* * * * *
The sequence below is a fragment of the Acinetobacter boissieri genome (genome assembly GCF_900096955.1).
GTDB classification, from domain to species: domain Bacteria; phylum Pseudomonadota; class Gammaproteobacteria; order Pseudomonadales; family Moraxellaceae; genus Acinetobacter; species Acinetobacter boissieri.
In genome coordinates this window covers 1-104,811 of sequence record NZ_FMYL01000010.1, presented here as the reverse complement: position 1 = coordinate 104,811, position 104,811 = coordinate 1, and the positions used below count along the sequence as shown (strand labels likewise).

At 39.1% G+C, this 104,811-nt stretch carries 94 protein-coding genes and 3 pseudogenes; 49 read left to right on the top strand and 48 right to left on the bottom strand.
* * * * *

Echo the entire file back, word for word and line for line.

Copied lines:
The sequence below is a fragment of the Acinetobacter boissieri genome (genome assembly GCF_900096955.1).
GTDB classification, from domain to species: domain Bacteria; phylum Pseudomonadota; class Gammaproteobacteria; order Pseudomonadales; family Moraxellaceae; genus Acinetobacter; species Acinetobacter boissieri.
In genome coordinates this window covers 1-104,811 of sequence record NZ_FMYL01000010.1, presented here as the reverse complement: position 1 = coordinate 104,811, position 104,811 = coordinate 1, and the positions used below count along the sequence as shown (strand labels likewise).

At 39.1% G+C, this 104,811-nt stretch carries 94 protein-coding genes and 3 pseudogenes; 49 read left to right on the top strand and 48 right to left on the bottom strand.